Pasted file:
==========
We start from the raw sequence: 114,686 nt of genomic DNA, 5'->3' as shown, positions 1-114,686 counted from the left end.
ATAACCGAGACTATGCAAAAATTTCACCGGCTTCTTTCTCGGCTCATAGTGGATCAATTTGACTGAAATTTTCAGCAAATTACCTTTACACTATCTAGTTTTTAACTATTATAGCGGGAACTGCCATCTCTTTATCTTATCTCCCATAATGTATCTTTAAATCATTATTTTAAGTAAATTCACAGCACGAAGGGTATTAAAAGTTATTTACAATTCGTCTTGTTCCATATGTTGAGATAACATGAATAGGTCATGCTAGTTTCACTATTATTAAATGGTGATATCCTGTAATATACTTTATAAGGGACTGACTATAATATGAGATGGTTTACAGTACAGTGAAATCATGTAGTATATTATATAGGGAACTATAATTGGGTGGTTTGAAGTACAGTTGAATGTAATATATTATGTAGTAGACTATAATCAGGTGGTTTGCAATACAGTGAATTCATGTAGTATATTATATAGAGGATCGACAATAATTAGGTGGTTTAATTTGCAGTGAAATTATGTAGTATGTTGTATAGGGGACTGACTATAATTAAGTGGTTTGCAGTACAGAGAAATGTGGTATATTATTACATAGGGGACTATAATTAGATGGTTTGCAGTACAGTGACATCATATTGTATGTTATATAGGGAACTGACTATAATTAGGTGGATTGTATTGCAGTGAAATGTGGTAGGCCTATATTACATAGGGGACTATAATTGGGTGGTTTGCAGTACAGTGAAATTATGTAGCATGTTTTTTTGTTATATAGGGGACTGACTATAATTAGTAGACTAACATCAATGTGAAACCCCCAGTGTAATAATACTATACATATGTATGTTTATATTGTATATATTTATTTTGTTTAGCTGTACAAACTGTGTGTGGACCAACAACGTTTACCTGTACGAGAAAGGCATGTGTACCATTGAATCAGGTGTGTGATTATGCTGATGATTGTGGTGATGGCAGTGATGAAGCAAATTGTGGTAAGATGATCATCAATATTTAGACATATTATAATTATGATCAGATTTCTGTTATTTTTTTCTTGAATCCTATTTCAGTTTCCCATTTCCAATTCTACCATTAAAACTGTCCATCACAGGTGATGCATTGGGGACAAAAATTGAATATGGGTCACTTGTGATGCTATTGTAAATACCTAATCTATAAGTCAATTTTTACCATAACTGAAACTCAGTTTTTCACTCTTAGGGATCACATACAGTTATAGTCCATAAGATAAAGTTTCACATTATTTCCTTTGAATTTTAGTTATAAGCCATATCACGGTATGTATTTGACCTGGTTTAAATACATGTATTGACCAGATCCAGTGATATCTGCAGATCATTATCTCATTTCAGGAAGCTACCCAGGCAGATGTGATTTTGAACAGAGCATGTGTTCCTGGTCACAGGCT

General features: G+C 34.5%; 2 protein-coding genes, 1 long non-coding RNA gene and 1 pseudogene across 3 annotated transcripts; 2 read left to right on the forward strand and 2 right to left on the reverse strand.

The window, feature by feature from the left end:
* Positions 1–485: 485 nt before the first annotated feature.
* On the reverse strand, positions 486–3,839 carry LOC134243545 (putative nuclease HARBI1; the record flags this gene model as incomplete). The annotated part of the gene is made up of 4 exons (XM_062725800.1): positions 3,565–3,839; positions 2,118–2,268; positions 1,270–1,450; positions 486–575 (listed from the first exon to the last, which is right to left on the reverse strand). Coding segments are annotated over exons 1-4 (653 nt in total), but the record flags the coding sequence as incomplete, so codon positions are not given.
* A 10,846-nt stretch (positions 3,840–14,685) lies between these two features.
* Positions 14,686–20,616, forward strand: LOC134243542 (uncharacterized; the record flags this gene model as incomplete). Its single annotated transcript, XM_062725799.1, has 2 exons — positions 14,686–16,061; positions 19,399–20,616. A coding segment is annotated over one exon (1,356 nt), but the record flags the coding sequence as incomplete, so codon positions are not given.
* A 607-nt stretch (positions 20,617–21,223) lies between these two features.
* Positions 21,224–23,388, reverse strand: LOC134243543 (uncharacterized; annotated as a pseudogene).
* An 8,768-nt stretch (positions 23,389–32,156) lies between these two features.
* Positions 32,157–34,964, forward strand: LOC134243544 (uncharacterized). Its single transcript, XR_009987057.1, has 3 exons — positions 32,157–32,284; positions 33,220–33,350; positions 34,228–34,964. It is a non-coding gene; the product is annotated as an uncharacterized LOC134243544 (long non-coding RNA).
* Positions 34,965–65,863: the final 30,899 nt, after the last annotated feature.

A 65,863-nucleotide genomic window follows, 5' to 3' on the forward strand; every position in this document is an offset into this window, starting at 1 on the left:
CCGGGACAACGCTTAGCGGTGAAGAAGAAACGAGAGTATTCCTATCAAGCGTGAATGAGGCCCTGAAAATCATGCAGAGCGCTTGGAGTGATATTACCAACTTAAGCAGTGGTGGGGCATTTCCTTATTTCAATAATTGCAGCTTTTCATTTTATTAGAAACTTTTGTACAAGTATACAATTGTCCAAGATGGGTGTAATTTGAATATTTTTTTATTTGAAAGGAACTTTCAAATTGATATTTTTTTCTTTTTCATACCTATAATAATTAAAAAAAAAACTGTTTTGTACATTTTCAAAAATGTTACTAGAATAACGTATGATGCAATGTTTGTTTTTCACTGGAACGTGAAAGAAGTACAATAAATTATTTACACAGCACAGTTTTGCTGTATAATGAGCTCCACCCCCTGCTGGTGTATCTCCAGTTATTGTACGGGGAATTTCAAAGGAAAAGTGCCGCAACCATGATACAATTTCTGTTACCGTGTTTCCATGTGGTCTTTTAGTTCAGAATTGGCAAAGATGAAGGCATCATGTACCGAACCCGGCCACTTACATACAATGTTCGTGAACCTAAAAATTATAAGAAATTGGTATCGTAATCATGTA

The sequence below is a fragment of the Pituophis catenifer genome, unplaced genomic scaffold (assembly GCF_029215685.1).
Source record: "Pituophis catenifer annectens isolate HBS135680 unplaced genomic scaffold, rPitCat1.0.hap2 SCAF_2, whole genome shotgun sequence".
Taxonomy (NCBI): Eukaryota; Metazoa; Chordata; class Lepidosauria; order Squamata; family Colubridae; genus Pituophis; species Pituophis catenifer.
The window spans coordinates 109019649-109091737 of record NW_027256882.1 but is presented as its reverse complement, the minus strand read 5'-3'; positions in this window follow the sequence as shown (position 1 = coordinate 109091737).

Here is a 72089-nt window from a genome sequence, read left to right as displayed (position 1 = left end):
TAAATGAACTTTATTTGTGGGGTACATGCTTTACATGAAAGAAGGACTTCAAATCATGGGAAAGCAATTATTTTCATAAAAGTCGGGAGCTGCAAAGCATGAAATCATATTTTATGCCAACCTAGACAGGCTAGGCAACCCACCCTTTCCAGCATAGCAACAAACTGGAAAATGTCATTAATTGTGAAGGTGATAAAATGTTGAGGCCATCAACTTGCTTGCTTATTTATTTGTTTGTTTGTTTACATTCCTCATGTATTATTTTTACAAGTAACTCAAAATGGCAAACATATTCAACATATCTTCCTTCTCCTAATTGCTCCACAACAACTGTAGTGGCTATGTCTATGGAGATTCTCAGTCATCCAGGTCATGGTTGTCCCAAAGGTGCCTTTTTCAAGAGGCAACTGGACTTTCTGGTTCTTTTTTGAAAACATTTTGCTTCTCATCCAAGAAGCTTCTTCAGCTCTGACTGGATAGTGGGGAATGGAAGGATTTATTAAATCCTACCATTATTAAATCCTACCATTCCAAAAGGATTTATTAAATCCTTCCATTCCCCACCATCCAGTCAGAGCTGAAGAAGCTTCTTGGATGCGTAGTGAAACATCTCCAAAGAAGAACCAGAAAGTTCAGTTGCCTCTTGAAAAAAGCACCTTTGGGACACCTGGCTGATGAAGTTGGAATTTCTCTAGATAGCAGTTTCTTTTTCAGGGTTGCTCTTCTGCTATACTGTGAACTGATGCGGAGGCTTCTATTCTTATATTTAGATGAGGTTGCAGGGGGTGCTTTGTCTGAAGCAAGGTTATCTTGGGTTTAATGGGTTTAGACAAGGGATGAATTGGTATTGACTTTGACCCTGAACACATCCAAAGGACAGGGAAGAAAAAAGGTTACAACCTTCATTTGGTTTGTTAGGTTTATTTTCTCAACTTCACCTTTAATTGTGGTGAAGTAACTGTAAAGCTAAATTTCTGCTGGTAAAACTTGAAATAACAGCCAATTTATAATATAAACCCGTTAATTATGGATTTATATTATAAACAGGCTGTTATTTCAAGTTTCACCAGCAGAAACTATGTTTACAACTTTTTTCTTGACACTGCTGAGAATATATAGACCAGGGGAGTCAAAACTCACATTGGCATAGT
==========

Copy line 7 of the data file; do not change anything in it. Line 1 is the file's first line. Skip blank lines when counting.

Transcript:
* A 10,846-nt stretch (positions 3,840–14,685) lies between these two features.